By Keith Barnes
The European Court of Justice struck down on October 6 an agreement between the United States and the European Commission known as Safe Harbor, which allows companies to “self-certify” that they meet the data protection standards outlined in the 1995 European Data Protection Directive 95/46.
This landmark directive forbids any transfer of personal data to a server located outside the European Economic Area (EEA)–which includes the European Union, Norway, Liechtenstein, and Iceland–unless the receiving country has an “adequate level of data protection.”
The ECJ ruled that Safe Harbor did not sufficiently protect European citizens’ right to privacy, due to the exposure of the National Security Agency’s spying activities by individuals such as former NSA contractor Edward Snowden.
Without the protection of Safe Harbour, companies will now be forced to rely on individual “model contract clauses,” with which the European Commission deems a contract concerning the transfer of personal data sufficiently protected, according to lawyers Martin Braun and Christian Duvernoy.
The ruling has created a firestorm within the tech industry, with Silicon Valley companies such as Google, Facebook, and Apple racing to maintain operations without impeding service, according to the Guardian.
Although European Commission First Vice President Frans Timmermans has stated that the free movement of data will continue unimpeded, as the Commission can still use the “model contract clauses” on a case-by-case basis, companies have called for a longer-term solution.
In the United States, the question has arisen about the effect of the ruling on American data privacy rights. According to the International Business Times, the first step would be to “reform Section 702 of the Foreign Intelligence Surveillance Amendments Act, which justifies the mass collection of phone calls, emails, Facebook messages, Internet browsing history and other information–often without a warrant.”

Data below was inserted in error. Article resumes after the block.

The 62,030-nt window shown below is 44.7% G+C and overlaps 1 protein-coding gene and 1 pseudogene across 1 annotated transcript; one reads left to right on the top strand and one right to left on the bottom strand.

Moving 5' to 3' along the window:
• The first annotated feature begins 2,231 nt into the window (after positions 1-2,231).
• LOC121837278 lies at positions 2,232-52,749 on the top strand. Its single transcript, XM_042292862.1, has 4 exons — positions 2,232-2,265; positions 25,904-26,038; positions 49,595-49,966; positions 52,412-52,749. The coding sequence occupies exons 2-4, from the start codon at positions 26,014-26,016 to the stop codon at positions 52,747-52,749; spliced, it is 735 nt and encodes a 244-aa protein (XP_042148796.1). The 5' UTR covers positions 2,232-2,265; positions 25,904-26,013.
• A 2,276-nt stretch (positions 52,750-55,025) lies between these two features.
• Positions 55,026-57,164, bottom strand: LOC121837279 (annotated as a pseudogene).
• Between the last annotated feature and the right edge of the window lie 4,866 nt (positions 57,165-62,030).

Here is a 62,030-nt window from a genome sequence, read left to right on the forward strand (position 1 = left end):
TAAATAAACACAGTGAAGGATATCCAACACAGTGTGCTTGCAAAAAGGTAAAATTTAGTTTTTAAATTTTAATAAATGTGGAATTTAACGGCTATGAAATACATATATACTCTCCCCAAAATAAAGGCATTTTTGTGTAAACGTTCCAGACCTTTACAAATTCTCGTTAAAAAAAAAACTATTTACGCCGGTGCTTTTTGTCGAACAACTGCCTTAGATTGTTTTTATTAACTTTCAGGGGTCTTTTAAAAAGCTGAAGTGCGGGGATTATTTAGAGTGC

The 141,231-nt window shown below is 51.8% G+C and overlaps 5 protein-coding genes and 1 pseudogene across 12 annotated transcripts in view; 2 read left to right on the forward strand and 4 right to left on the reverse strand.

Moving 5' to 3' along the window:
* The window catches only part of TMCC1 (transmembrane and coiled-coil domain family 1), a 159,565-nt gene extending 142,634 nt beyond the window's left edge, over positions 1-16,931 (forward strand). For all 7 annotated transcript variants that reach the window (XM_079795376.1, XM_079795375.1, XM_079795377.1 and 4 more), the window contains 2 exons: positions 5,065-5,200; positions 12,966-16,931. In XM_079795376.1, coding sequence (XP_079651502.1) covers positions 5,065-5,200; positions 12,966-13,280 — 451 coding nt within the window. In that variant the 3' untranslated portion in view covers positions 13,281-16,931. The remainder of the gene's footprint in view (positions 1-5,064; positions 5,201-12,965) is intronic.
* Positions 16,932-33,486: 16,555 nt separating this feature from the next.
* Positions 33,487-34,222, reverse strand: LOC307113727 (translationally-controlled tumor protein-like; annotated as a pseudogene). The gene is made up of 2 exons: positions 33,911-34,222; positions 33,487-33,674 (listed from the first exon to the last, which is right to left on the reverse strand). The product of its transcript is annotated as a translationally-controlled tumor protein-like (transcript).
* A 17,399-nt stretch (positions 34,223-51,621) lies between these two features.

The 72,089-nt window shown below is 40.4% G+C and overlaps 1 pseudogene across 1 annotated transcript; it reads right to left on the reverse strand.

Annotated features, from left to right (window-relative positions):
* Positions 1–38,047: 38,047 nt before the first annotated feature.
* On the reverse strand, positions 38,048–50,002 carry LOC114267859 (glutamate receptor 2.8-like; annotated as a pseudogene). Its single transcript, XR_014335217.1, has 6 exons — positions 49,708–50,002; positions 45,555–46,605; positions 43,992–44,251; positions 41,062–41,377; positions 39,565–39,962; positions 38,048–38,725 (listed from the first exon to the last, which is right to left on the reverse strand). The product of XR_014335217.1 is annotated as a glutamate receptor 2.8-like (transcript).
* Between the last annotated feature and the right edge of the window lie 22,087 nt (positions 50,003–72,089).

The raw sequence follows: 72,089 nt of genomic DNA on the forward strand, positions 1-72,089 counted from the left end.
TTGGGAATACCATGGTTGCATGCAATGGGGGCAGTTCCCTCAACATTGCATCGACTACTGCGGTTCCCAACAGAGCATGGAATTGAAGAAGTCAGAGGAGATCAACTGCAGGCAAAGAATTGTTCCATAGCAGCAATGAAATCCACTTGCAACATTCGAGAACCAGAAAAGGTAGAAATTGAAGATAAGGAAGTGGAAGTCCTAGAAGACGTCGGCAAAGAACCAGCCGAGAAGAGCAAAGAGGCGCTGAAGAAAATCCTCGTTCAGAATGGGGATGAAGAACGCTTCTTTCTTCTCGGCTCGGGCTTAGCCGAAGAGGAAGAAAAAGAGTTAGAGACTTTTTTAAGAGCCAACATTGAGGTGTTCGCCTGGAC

This could be a long way off while government spying programs are still considered integral to counterterrorism efforts. The International Business Times suggests that Congress could pass the Consumer Privacy Bill of Rights unveiled by President Obama in 2012 as a “blueprint” for how to improve U.S. data privacy. Said bill details provisions such as controls by individuals over their information and the ability to set limits, barriers, and safeguards on the type of data collected.
Many of the companies that will be affected by this ruling have already established backup data centres within Europe to “avoid clashes with regulators,” according to the Wall Street Journal. These include Google’s centers in Belgium and Finland, and Facebook’s in Ireland.
Other companies such as Amazon are relying on the model contracts to continue providing service. Still others have begun shifting their data centers to Switzerland to take advantage of Swiss privacy laws. Such centers are easily considered adequate by the European Union, according to Les Echos, a French business daily.
The ruling does not explicitly end communications for companies without model contracts, but simply puts judicial oversight in the hands of national regulators. These regulators can now investigate contracts and practices of individual companies and “suspend them if they don’t provide sufficient protections,” the Wall Street Journal reports.
This will certainly create an uncomfortable legal burden for the European operations of certain corporations and, with no end in sight for Europe’s political impasse, will remain unresolved for the foreseeable future. With David Cameron’s goose-stepping over Britain’s EU referendum, Angela Merkel’s refugee conundrum, and Francois Hollande’s numerous domestic policy failures, who knows if European heads of state will ever place data regulation on their respective to do lists?